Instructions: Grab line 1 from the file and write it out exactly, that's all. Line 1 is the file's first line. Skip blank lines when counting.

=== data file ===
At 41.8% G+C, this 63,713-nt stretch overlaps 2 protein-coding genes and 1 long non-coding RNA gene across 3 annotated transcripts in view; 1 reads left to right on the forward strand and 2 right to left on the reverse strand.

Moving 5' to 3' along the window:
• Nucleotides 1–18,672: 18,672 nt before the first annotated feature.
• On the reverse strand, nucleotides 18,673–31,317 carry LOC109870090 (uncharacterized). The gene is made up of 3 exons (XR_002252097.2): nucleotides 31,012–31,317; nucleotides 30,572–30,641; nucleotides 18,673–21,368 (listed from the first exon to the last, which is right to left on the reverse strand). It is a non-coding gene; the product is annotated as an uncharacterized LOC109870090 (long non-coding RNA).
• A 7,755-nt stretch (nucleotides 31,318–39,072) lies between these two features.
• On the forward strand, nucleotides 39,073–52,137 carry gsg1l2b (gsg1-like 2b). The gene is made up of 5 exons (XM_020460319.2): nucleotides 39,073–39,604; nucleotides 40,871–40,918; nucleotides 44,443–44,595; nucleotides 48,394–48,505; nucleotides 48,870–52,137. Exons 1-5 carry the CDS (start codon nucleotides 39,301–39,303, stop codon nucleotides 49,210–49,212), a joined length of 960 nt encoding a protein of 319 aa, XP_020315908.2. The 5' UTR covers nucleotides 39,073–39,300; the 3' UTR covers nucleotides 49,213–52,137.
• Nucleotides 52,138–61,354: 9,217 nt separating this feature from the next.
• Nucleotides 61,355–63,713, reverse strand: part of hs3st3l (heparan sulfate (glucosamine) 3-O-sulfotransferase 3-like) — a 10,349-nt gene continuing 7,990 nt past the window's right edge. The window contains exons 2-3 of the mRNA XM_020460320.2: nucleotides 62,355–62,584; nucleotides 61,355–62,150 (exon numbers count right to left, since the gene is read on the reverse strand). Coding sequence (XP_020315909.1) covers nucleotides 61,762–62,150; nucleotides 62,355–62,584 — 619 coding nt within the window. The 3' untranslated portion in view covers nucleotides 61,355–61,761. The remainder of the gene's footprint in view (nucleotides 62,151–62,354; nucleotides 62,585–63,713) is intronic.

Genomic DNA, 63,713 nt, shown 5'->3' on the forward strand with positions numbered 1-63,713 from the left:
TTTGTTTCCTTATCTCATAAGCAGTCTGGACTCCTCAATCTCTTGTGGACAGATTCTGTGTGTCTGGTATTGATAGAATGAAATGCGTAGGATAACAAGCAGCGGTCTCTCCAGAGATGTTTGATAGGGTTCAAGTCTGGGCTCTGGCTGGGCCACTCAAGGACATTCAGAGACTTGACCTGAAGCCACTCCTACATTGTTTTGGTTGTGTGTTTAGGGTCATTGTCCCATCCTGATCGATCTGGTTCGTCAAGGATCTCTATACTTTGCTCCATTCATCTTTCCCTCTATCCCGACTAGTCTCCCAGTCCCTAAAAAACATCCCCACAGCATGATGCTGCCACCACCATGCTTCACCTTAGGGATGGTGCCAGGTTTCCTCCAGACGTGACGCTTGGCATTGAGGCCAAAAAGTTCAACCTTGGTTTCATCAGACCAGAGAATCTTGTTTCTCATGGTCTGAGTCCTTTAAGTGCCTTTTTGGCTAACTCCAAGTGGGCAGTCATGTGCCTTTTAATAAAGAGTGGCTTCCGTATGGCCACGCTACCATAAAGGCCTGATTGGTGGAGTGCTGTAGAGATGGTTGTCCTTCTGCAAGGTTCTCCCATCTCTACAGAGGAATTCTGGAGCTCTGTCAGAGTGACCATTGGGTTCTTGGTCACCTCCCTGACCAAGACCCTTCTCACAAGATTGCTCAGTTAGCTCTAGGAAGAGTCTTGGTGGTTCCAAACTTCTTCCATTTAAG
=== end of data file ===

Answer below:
At 41.8% G+C, this 63,713-nt stretch overlaps 2 protein-coding genes and 1 long non-coding RNA gene across 3 annotated transcripts in view; 1 reads left to right on the forward strand and 2 right to left on the reverse strand.